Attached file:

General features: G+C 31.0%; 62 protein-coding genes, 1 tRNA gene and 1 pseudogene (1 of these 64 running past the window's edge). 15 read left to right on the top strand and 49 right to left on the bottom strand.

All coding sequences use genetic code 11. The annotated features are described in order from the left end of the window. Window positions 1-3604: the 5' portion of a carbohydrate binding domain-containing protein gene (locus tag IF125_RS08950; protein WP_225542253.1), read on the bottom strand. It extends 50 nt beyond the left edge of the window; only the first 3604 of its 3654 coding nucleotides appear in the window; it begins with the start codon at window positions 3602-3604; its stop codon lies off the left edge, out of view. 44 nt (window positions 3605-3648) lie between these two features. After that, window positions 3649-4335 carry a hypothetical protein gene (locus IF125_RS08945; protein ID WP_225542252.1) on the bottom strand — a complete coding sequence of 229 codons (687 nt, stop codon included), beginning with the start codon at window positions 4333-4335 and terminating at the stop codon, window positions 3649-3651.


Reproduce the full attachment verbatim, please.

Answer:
General features: G+C 31.0%; 62 protein-coding genes, 1 tRNA gene and 1 pseudogene (1 of these 64 running past the window's edge). 15 read left to right on the top strand and 49 right to left on the bottom strand.

All coding sequences use genetic code 11. The annotated features are described in order from the left end of the window. Window positions 1-3604: the 5' portion of a carbohydrate binding domain-containing protein gene (locus tag IF125_RS08950; protein WP_225542253.1), read on the bottom strand. It extends 50 nt beyond the left edge of the window; only the first 3604 of its 3654 coding nucleotides appear in the window; it begins with the start codon at window positions 3602-3604; its stop codon lies off the left edge, out of view. 44 nt (window positions 3605-3648) lie between these two features. After that, window positions 3649-4335 carry a hypothetical protein gene (locus IF125_RS08945; protein ID WP_225542252.1) on the bottom strand — a complete coding sequence of 229 codons (687 nt, stop codon included), beginning with the start codon at window positions 4333-4335 and terminating at the stop codon, window positions 3649-3651.